Answer. No. I respond to what Vermeer has painted, not to what he overpainted.
Question 9. During your career you've come back twice to painting Vermeers. Why is this?
Answer. My paintings usually come from the images of other painters. Whether that painter is Vermeer depends upon where I am in my work at the time.
Question 10. Please can you explain your New York Artist in His Studio/Vermeer's "Artist in His Studio" 1979 diptych? Why did you paint a diptych?
Answer. I had been working with Vermeer's images for many years. For a long time I had wanted to make a complete actual-size copy of his Art of Painting. It was while I was working on my copy of The Art of Painting that I imagined doing the same painting with me seated on the stool in front of the easel as a New York artist in his studio. So I made the second painting, which makes the work a necessary diptych.
Question 11. New York Artist in His Studio includes a video monitor on the table, which refers to a way in which an artist might record his own images. Do you have your own theory about how Vermeer may have achieved this?
Answer. There is no reason to assume that the painter depicted in The Art of Painting is Vermeer.
Question 12. Do you follow Vermeer only in his themes or in his techniques as well?
Answer. Clearly I follow Vermeer in his themes. And his color. Technique however is individual. Technique is signature. No two humans paint alike. This is why forgeries do not continue to be convincing.
Question 13. Your more recent paintings on "The Art of Painting" theme concentrate only on the objects -- why is this?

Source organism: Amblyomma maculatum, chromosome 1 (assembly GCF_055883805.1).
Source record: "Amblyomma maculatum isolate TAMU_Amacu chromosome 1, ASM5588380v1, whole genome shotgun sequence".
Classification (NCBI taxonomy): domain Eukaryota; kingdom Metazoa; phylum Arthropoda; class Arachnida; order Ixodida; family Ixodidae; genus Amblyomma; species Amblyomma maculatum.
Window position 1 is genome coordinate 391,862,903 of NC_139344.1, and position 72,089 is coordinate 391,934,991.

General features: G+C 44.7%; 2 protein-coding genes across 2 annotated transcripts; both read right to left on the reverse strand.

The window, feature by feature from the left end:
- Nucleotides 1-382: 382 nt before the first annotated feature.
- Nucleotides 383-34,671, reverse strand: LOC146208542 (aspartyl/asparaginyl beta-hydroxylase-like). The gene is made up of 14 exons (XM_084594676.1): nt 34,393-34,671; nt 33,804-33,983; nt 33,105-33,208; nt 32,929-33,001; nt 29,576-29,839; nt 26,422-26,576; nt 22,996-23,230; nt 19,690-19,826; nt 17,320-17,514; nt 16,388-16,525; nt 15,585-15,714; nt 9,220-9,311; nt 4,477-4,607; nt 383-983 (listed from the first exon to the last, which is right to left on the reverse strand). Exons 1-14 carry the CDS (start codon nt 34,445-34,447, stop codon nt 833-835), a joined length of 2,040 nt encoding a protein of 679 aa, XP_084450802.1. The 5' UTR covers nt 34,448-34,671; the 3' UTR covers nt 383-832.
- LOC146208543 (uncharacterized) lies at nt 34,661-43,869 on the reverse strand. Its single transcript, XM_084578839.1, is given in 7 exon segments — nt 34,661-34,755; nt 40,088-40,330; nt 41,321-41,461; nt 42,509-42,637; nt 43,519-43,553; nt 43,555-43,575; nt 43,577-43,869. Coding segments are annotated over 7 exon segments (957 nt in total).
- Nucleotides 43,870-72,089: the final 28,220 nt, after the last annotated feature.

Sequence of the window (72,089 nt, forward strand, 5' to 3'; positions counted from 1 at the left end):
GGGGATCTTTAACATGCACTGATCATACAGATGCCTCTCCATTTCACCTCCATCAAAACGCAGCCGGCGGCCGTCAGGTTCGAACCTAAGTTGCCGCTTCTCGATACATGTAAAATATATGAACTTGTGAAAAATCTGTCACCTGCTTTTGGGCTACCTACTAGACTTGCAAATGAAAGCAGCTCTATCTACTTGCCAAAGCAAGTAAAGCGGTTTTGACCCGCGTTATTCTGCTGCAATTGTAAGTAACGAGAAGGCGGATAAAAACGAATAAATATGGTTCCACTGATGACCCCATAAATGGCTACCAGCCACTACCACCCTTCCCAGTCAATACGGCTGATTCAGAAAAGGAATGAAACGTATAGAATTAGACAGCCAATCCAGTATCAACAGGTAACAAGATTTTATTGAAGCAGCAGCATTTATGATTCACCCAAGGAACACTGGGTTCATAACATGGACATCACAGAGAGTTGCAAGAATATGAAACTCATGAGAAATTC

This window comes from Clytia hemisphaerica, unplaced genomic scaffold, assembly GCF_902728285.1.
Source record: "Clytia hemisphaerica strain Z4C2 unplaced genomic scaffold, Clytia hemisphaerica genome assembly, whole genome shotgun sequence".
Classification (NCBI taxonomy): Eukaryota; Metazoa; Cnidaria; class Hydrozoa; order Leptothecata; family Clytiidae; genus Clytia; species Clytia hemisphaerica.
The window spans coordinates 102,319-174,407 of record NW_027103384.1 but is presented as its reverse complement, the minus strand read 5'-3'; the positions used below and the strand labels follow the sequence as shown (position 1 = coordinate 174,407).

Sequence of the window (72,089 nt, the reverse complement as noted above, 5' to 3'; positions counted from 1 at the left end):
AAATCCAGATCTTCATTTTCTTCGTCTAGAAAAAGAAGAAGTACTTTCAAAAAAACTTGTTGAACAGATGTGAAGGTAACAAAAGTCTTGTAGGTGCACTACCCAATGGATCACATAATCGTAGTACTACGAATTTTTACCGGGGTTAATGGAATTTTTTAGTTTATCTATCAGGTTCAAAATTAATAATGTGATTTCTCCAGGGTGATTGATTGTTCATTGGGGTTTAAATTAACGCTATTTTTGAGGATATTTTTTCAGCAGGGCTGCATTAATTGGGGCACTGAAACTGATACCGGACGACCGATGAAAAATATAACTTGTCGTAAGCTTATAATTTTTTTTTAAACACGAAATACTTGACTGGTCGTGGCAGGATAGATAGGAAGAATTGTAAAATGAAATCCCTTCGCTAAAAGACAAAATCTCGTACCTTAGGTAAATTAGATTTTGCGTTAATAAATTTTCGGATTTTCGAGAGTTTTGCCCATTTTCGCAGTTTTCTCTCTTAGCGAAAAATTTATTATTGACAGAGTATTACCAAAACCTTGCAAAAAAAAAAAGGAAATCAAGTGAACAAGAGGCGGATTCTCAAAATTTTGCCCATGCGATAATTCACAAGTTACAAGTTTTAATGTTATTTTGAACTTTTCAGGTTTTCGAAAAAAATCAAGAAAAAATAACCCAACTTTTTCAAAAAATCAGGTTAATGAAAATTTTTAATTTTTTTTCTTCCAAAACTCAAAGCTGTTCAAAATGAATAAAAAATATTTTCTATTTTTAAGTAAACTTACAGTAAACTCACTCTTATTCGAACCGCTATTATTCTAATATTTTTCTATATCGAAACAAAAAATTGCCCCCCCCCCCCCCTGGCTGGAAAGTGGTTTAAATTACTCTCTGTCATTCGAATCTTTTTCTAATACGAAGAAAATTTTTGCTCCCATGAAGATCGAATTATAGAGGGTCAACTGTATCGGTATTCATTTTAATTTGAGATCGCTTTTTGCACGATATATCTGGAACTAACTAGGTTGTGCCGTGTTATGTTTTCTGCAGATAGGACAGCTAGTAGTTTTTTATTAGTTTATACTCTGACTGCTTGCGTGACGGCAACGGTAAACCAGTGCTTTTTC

Answer. When the figures disappear, I appear.
Question 14. There is something incredibly iconographic about your work (over and above the obvious "symbols" that we know about in The Art of Painting). Why does a stool, an easel, and a checquered floor become so loaded with meaning in your work?
Answer. All I can say is, Thank you. I cannot offer an explanation.
Question 15. Why are you so interested in the traditional theme of the artist's studio?
Answer. After a lifetime of investigating composition and looking for inspiration, all the answers are at home, where I started, in my studio.
Question 16. In your studio in New York, have you made efforts to recreate Vermeer's studio?
Question 17. According to your assistant Ronald Vance you have two further paintings you are working on, on the theme of "the Art of Painting," can you describe them?
Answer. I do not talk about my paintings while I am working on them.
Question 18. What do you think it is about Vermeer which appeals increasingly to artists and audiences today?
Question 19. People often refer to Vermeer as the "first studio photographer." His work is compositionally photographic but remains painterly. Do you agree with this and how would you describe your own work?
Answer. I do not agree with this. Vermeer's compositions are not photographic. They are only painterly. They are a painter's constructions.
Question 20. The Art of Painting remains the most potent meditation by an artist on what it is to be an artist. Do you agree with this?
“The Private Life of a Masterpiece: Vermeer’s Art of Painting.” Produced by BBC and broadcast on BBC2 in the United Kingdom, 2005.